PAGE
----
Jeff Immelt plays key role in shepherding athenahealth sale
While General Electric was mired in financial struggles this week, its former CEO was masterminding the sale of a healthcare IT company.
Just seven months after Jeff Immelt resigned from GE’s top job, he was named chairman of athenahealth, a provider of digital services for doctors. In June, he was elevated to executive chairman after the CEO stepped down. And on Monday, Athenahealth said it would sell itself for $5.7 billion in a deal Immelt helped broker.
“Outsiders think this is like baseball and that if you have struck out a few times, you’re not allowed to play—but that’s not true” said Jeffrey Cunningham, who’s been a corporate executive and served on several boards. “It’s perfectly acceptable that he’s starting a second act.”
Of course, many would disagree with that assessment. To GE pensioners and investors, who’ve seen the value of the company shrink by more than half a trillion dollars over the past 18 years, Immelt’s tenure was a disaster. He was put in charge of an iconic powerhouse that for decades had been seen as corporate America’s crown jewel. A handful of ill-fated acquisitions and the financial crisis’ devastating blow to GE’s enormous finance division turned the firm into a case study of a conglomerate that lost its way.
His 16-year tenure ended abruptly in 2017 when shareholders grew frustrated by his failure to arrest the stock’s slide. It’s only plunged further since, leaving it at levels not seen since the financial crisis. That’s sparked even greater ire among those who blame Immelt for the company’s dwindling fortunes.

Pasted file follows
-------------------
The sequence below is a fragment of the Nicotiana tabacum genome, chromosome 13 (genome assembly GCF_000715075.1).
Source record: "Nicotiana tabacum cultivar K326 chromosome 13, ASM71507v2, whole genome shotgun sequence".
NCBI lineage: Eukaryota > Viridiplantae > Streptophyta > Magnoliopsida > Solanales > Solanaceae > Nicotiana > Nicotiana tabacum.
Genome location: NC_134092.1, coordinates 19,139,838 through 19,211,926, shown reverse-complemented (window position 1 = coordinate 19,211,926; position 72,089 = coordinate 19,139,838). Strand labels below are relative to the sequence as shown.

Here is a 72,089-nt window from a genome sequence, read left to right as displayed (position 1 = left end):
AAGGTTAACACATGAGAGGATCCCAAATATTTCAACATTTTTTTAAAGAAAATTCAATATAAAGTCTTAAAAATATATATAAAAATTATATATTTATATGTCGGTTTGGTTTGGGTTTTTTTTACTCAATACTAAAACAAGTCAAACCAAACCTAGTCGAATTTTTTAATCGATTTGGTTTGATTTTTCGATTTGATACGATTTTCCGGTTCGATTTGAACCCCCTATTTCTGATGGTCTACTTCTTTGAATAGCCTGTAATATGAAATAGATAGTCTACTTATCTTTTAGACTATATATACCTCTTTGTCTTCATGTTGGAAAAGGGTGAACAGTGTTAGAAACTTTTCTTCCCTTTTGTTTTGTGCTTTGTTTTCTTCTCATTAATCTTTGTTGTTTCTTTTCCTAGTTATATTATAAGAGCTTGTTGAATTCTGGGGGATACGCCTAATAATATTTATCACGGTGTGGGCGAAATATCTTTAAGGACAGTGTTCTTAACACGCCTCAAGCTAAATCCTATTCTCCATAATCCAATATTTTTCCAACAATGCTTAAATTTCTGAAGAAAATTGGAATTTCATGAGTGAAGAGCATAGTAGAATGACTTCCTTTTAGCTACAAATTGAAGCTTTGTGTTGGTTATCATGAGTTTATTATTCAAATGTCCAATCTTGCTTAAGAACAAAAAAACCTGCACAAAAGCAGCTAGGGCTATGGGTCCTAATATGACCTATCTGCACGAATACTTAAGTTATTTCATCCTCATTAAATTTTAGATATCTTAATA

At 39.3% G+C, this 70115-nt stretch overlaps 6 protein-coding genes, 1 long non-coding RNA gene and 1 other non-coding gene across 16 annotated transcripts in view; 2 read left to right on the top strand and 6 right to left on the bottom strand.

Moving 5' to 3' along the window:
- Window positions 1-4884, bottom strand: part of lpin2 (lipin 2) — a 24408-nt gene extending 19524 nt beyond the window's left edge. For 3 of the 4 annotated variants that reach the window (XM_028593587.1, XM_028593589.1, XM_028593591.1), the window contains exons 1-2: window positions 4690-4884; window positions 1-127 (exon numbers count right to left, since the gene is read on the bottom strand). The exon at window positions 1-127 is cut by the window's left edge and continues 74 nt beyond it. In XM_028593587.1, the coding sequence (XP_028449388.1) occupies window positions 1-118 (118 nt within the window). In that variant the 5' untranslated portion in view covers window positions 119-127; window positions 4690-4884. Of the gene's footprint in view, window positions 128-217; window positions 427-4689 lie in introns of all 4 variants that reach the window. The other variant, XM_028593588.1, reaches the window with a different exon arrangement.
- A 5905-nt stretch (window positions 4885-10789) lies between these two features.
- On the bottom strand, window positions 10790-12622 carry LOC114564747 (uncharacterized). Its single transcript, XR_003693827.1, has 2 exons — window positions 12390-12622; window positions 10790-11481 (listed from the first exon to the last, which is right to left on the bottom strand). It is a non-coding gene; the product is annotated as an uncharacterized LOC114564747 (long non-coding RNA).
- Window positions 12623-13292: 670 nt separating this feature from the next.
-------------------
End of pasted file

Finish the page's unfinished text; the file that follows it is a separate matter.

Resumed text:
To others, he’s a world-class executive who had the near impossible task of shepherding a massive industrial company into a more nimble, high-tech future. It’s not surprising, then, that another firm would bring him in to lend a hand, said Cunningham, now a professor at the Thunderbird School of Global Management at Arizona State University.
“Typically, an outsider measures only outcomes and not process, and therefore they are subject to bias and a delusion about how business works,” he says, adding another baseball analogy: “You may be facing a pitcher—called the digital revolution—that everyone’s going to strike out on.”
Immelt played a critical role in helping athenahealth navigate through a challenging year, John Fox, a company spokesman, said. “Thanks in part to his great leadership, we’re now positioned well for our next phase of growth and success,” Fox said.
Immelt’s February appointment as athenahealth’s chairman came after Paul Singer’s Elliott Management pushed the firm to make changes to its operations and governance structure, and consider a sale.
At the time he joined the board, Immelt saw plenty of opportunity for the firm to grow. “When I looked at athenahealth, I see a certain size company that has a chance to be multiples of that,” he said in an interview with Bloomberg.
In June, he was named Executive Chairman after CEO Jonathan Bush abruptly resigned amid allegations of assault against his ex-wife and complaints about inappropriate behavior with female employees. Immelt’s first order of business was announcing that the board would evaluate “strategic alternatives,” including a sale or a merger, which Elliott had suggested all along.
On Monday, Elliott and private equity firm Veritas Capital struck a deal to buy athenahealth in an all-cash transaction. It will be combined with Virence Health, Veritas’s healthcare services company, which helps manage revenue and workflow for hospitals and physician practices. Virence CEO Bob Segert will run the combined entity.
The deal is expected to close early next year, and when it does, stock awards worth about $1.1 million that Immelt has previously received will vest, according to data compiled by Bloomberg.
Veritas, based in New York, invests in technology-focused companies. In April, it agreed to buy part of GE’s healthcare IT business for $1.05 billion.